Cervical Radiculopathy. Effects of Surgery, Physiotherapy or Cervical Collar. A prospective, randomised study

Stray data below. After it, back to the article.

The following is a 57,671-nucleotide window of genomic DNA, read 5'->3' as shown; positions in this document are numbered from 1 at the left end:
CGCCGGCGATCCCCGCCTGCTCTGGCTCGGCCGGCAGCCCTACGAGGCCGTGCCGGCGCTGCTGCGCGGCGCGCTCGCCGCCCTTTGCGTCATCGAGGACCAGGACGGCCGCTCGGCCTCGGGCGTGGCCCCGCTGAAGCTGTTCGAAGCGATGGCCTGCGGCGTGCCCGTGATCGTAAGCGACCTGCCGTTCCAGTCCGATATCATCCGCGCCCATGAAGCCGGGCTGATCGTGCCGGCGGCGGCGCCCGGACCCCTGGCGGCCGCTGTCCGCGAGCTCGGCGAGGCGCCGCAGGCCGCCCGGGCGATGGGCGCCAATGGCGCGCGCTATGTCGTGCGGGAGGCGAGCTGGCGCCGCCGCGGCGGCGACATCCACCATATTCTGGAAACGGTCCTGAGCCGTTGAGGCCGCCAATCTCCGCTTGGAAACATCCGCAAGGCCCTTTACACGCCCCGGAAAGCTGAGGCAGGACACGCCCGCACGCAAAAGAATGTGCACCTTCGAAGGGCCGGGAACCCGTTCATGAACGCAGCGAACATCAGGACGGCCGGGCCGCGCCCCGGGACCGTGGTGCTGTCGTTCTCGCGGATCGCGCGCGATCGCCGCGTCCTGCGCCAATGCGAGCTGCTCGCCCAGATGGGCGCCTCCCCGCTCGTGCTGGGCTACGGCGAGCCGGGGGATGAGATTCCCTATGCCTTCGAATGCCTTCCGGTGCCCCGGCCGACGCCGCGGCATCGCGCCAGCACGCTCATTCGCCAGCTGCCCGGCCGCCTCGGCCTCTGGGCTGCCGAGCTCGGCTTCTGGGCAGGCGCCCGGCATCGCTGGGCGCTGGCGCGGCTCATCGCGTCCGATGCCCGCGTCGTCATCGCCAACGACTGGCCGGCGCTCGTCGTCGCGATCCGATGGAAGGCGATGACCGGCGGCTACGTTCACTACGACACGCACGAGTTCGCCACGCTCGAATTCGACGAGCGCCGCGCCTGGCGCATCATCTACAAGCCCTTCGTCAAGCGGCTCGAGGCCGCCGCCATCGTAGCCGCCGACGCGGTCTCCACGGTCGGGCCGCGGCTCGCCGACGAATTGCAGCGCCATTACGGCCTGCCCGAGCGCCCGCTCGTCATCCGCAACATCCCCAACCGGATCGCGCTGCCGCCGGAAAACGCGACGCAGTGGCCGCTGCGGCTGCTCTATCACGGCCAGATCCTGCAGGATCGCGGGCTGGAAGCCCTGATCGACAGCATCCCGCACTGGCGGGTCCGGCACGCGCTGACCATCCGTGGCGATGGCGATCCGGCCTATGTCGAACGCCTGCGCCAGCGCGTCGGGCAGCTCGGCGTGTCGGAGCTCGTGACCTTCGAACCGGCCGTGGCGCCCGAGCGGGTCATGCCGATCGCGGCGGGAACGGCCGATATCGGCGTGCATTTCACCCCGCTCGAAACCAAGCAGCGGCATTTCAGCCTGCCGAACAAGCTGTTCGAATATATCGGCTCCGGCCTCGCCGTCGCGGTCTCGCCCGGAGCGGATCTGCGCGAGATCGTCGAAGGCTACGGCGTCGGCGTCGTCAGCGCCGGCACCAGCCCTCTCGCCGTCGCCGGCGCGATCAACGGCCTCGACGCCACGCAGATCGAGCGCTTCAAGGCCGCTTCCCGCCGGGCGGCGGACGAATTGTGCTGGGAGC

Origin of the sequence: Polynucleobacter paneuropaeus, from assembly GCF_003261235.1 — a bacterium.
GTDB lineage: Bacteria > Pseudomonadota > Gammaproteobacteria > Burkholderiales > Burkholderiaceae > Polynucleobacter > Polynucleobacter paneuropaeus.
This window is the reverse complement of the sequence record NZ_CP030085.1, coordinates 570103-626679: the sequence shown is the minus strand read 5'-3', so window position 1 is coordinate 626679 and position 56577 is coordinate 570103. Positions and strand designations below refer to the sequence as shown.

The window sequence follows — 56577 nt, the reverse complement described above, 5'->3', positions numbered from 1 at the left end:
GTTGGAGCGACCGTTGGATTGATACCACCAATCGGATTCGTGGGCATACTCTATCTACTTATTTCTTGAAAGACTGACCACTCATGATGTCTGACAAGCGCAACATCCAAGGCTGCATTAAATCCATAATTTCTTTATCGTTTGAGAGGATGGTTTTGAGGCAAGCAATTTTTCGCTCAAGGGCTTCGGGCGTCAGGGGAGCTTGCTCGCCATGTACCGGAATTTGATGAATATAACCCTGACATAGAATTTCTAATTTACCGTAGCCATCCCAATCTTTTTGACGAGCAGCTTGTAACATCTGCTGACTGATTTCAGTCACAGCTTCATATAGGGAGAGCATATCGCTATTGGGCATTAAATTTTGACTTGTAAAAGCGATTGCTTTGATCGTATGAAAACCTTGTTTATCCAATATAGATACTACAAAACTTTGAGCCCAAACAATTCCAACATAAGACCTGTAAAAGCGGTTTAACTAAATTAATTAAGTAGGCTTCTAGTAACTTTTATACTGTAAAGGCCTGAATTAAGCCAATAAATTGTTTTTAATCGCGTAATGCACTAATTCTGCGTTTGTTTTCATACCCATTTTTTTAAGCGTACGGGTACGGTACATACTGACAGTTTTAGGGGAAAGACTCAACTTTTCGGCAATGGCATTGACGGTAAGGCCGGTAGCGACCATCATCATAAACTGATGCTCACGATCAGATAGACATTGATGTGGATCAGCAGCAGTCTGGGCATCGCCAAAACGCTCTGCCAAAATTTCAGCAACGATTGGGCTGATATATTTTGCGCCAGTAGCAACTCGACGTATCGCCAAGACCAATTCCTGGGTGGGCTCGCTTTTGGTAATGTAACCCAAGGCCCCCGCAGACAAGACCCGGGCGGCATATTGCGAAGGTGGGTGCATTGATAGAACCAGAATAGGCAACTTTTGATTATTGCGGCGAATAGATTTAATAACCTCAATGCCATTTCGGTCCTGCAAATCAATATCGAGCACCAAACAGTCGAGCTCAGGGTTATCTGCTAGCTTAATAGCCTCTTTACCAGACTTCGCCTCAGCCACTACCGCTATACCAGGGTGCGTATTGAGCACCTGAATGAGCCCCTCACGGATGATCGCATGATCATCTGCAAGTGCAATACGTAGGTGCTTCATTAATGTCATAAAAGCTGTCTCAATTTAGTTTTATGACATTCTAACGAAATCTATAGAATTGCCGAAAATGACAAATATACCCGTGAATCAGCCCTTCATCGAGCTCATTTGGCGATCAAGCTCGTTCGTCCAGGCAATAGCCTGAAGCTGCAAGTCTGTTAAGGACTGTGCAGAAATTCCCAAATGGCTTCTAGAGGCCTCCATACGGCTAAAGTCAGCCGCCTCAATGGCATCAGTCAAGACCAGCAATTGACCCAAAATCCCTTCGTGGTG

Abstract: The efficacy of surgery, physiotherapy or a cervical collar in the treatment of chronic cervicobrachial pain of radicular origin was evaluated in a prospective, randomised study comprising 81 patients of both sexes, 28-64 years of age, referred for possible neurosurgical treatment. After neurological and radiological examination and giving their informed consent, they were randomised to one of the three treatments. The surgery group underwent anterior decompression and single level fusion by bovine graft. The conservatively treated groups received individual physiotherapy or a rigid cervical collar for three months. The effects were evaluated at three months and 12 months later with respect to pain, tender points, sensory disturbance, muscle strength, neck and shoulder joint mobility, postural control, mood and health status. All treated groups improved, although the improvement rate differed. The surgically treated group was significantly better at three months, but one year later, there was no significant difference between the three groups. The studies variables also included the patients? balance in comparison with a healthy control group and the occurrence of headache. Before treatment, the patients manifested significantly poorer postural control than sex and age- matched controls. Three months after treatment the surgery group showed a significantly improved postural performance and the collar group showed the poorest. Forty-nine of the 81 patients were classified as having cervical headache and 24 of these reported that their headache had improved at the three months? control. Patients with cervical headache reported significantly more cervicobrachial pain and higher tenderness score than patients with cervical radiculopathy with no headache. No one-year follow-up was performed concerning balance and headache. It may be concluded that pain intensity, sensory disturbance, muscle strength and health status can be expected to improve most rapidly after surgery, but a slow improvement with conservative treatments makes the one-year results about equal.
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